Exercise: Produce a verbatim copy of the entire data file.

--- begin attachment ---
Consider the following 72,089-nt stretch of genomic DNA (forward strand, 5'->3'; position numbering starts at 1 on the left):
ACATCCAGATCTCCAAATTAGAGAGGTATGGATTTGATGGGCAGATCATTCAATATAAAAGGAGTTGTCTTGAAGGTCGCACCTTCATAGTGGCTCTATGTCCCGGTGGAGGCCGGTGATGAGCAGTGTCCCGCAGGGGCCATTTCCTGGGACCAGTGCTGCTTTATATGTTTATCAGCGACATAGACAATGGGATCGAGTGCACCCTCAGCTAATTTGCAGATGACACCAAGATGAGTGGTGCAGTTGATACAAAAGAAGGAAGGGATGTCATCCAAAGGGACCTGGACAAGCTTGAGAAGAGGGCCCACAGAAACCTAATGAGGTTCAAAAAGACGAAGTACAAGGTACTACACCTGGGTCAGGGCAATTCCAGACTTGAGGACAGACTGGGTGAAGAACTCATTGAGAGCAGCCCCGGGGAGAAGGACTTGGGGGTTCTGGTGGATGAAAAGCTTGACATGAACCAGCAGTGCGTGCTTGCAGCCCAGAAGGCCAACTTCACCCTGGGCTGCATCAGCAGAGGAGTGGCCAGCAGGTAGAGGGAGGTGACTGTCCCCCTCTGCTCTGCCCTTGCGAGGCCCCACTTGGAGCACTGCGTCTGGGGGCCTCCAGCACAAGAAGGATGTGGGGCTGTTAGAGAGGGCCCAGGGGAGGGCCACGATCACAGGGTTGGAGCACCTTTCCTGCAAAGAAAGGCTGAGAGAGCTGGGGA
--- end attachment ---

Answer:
Consider the following 72,089-nt stretch of genomic DNA (forward strand, 5'->3'; position numbering starts at 1 on the left):
ACATCCAGATCTCCAAATTAGAGAGGTATGGATTTGATGGGCAGATCATTCAATATAAAAGGAGTTGTCTTGAAGGTCGCACCTTCATAGTGGCTCTATGTCCCGGTGGAGGCCGGTGATGAGCAGTGTCCCGCAGGGGCCATTTCCTGGGACCAGTGCTGCTTTATATGTTTATCAGCGACATAGACAATGGGATCGAGTGCACCCTCAGCTAATTTGCAGATGACACCAAGATGAGTGGTGCAGTTGATACAAAAGAAGGAAGGGATGTCATCCAAAGGGACCTGGACAAGCTTGAGAAGAGGGCCCACAGAAACCTAATGAGGTTCAAAAAGACGAAGTACAAGGTACTACACCTGGGTCAGGGCAATTCCAGACTTGAGGACAGACTGGGTGAAGAACTCATTGAGAGCAGCCCCGGGGAGAAGGACTTGGGGGTTCTGGTGGATGAAAAGCTTGACATGAACCAGCAGTGCGTGCTTGCAGCCCAGAAGGCCAACTTCACCCTGGGCTGCATCAGCAGAGGAGTGGCCAGCAGGTAGAGGGAGGTGACTGTCCCCCTCTGCTCTGCCCTTGCGAGGCCCCACTTGGAGCACTGCGTCTGGGGGCCTCCAGCACAAGAAGGATGTGGGGCTGTTAGAGAGGGCCCAGGGGAGGGCCACGATCACAGGGTTGGAGCACCTTTCCTGCAAAGAAAGGCTGAGAGAGCTGGGGA